These two peppers pack a punch, and if you can’t tell them apart, you may be in for a fiery experience you won’t soon forget! Differentiating these two types of peppers tends to be a challenge among many people, but there are distinct differences between these peppers.
Carolina Reapers and Ghost Peppers are both extremely hot. However, Carolina Reaper’s heat level is double that of Ghost Peppers. There are also differences in their taste, color, size, shape, and origin.
Heat Level Difference Between Carolina Reaper and Ghost Peppers
Carolina Reapers have twice the level of heat compared to the Ghost Pepper.
Since both peppers are so hot, it can be quite difficult to accurately tell the difference in heat between these two peppers!
The two peppers are so hot that it’s best to wear gloves when cutting them. In fact, the Ghost Pepper is so hot that the Indian military used them for weapons development.
As for the Ghost Pepper, it ranges between 855,000 to 1,041,000 SHU on the Scoville heat scale.
The Ghost Pepper has a sweet and fruity flavor. When eating the Ghost Pepper, you’ll first taste the fruity sweetness of the pepper, then after about 30 seconds, you’ll feel an intense spicy pain come over your mouth and throat.
The Carolina Reaper has a sweet fruity flavor profile like the Ghost Pepper. From my experience, I’d say the spiciness kicks in faster than the Ghost Pepper. Instead of waiting around 30 seconds to feel the burn, the Carolina Reaper pepper’s spice hits you in about 10 seconds.
While both peppers have intense heat, they are both quite flavorful peppers, if you can overcome the spice!
One way you can tell the difference between the Carolina Reaper and the Ghost Pepper is their size. Ghost Peppers are slightly larger than Reapers, with a length of 2.4 to 3.3 inches (6-8.3cm) and a Carolina Reaper is 2 to 3 inches (5 – 7.6cm) long.
However, the shape is the easiest way to distinguish the two peppers. To identify Carolina Reapers, look for a gnarled look with lumpy, bumpy, red skin. The top of this pepper is symmetrical and round.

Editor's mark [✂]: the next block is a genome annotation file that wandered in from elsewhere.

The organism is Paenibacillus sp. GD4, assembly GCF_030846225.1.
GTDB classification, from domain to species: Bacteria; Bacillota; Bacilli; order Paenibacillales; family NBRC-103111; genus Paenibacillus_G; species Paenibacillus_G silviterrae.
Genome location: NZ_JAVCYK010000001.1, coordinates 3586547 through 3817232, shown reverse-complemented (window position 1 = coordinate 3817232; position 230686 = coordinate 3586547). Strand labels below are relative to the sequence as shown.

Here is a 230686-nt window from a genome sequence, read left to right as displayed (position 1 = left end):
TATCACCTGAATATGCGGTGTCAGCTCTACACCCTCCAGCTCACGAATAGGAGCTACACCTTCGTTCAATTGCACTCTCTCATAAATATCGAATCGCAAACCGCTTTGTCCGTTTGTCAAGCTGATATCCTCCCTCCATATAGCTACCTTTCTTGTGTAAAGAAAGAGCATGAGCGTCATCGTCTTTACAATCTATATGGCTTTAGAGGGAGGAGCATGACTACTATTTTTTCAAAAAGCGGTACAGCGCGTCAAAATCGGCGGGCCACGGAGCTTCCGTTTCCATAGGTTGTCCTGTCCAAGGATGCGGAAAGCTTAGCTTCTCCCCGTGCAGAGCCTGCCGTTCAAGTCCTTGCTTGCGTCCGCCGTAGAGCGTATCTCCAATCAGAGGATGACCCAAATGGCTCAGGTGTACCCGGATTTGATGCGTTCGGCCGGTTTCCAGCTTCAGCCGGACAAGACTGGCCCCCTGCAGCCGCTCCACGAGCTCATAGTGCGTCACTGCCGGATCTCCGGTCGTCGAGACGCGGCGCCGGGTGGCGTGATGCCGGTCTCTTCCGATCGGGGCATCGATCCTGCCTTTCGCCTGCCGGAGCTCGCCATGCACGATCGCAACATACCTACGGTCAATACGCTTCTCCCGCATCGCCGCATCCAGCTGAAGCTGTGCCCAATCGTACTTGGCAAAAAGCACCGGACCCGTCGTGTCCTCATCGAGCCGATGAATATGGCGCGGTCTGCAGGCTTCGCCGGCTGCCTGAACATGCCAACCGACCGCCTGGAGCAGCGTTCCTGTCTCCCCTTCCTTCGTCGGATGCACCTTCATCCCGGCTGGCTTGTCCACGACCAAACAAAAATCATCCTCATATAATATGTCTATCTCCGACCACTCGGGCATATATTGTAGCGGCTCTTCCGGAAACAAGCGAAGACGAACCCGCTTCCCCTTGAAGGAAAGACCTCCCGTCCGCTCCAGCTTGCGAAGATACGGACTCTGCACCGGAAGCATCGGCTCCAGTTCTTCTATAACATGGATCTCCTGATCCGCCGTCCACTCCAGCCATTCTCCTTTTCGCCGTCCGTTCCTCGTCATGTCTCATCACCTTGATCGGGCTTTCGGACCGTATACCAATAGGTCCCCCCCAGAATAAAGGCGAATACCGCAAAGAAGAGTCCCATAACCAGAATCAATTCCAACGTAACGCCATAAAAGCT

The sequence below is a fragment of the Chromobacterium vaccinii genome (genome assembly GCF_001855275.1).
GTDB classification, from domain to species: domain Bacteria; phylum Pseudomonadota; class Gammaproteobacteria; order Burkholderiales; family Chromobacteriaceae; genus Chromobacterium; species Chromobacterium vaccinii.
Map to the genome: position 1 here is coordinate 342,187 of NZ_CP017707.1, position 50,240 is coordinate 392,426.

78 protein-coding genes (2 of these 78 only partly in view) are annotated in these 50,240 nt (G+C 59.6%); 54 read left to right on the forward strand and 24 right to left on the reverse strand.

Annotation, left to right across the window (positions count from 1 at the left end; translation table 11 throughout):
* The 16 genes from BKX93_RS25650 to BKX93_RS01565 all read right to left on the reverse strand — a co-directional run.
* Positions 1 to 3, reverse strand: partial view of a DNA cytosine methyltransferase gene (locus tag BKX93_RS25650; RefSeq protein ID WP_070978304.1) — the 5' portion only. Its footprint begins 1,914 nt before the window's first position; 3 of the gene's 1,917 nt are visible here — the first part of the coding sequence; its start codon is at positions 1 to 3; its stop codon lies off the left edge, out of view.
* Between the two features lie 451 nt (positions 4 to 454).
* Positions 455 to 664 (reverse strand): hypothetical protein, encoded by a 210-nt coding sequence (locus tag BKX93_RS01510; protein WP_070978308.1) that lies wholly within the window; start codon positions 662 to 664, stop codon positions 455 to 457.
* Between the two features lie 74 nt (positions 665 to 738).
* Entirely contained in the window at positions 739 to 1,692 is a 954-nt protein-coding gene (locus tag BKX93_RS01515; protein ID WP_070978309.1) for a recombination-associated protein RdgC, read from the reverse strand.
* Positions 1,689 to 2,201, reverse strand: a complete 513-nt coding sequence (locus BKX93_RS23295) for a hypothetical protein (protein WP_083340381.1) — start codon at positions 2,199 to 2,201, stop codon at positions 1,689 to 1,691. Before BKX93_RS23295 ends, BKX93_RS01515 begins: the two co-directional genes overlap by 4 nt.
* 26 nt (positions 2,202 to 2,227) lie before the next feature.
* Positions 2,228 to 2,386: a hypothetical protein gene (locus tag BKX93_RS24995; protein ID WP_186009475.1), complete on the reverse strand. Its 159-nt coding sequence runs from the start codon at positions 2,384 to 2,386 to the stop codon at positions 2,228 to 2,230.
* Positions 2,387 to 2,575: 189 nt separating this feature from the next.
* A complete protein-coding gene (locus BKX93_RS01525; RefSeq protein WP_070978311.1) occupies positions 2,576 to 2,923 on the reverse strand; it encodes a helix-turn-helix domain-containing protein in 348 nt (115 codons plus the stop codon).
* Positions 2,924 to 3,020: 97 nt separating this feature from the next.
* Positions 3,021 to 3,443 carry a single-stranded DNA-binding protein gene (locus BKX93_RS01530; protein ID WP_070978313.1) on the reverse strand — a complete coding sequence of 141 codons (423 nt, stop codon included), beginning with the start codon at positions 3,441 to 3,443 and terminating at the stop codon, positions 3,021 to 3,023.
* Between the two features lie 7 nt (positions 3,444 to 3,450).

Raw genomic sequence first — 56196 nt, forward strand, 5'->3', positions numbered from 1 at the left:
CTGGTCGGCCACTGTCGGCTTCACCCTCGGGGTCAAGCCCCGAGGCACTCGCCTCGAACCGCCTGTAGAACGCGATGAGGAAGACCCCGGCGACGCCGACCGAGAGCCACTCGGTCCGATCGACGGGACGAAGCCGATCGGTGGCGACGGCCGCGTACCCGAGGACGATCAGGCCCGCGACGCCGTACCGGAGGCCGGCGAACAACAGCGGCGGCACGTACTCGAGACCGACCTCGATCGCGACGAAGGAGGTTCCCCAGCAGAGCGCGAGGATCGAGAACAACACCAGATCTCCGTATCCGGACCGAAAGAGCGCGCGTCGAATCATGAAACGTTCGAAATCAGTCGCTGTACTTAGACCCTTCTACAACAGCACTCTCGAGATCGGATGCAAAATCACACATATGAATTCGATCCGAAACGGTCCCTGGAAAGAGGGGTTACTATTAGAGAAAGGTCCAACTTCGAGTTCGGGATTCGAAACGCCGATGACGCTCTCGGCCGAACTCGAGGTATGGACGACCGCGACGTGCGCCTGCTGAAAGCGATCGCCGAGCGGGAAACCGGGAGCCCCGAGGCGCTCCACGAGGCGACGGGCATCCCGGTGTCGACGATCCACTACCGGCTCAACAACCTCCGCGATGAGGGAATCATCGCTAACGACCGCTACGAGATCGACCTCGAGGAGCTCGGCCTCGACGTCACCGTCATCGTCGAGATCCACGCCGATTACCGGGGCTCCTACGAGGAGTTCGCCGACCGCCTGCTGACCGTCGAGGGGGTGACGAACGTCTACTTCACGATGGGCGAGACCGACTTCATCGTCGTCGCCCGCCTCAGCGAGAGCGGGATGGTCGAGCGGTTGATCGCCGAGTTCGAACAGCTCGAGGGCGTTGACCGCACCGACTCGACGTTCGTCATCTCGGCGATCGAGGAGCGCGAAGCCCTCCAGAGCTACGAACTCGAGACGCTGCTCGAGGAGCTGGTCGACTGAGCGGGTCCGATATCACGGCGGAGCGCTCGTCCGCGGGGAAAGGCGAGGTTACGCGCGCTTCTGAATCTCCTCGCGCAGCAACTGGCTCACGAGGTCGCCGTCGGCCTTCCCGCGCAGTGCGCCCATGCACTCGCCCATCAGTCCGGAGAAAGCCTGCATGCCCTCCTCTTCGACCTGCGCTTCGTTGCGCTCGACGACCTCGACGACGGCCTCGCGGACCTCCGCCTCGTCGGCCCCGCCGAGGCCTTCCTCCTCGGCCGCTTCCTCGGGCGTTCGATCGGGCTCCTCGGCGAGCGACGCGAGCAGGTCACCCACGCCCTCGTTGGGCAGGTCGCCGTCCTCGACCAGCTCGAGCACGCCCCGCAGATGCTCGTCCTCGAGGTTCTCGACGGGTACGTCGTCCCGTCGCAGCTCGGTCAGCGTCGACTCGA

The Carolina Reaper is also exceptional—as this pepper develops a tail! You won’t find this tail-like appendage on many other peppers. Some say the tail resembles a scorpion— a sure warning of the heat!
A Ghost Pepper has a shape similar to an oblong cone, it’s gnarled a bit like the Carolina Reaper but doesn’t have the same characteristic stinger on the end of the pepper.
While the original version of the Carolina Reaper was a fiery red, you can now get both of these peppers in a variety of different colors that range from yellow, orange, and chocolate brown depending on the variety grown.
Both Carolina Reapers and Ghost Peppers take similar amounts of time to grow.
Ghost peppers take around 4 – 6 months to grow and start producing pepper pods.
Under the right conditions, Carolina Reapers can grow in 90 – 100 days, but sometimes it can take longer. The Carolina Reapers we grew this season took about 5 months or 150 days to produce pepper pods. We grew them indoors in a grow tent using LED grow lights.
Ghost Peppers have been around for many decades and originated from the Northeast part of India, where they are known as Bhut Jolokia. With their popularity, you can now find these all over the world. In 2007, the Guinness Book of World Records recognized these peppers as the hottest chili pepper—however, they no longer hold that title.
Ghost Peppers belong to the Capsicum Chinense family, the same family as Habanero peppers. People now sell these peppers worldwide, and the peppers are famous ingredients in delicious sauces and powders.
Ed Currie created the Carolina Reaper in South Carolina, U.S., and it currently holds the Guinness Book of World Records as the hottest pepper.
These days you can easily buy Carolina Reaper seeds online and grow your own, like we did!
You can use Carolina Reapers instead of Ghost Peppers in a recipe when you want more spiciness in a meal. Carolina Reapers tend to be hotter when compared to Ghost Peppers. While Carolina Reaper peppers are delicious for some who enjoy hot foods, others may find the heat intolerable. These peppers are pretty interchangeable if you’re looking to add an intense amount of heat in any dish.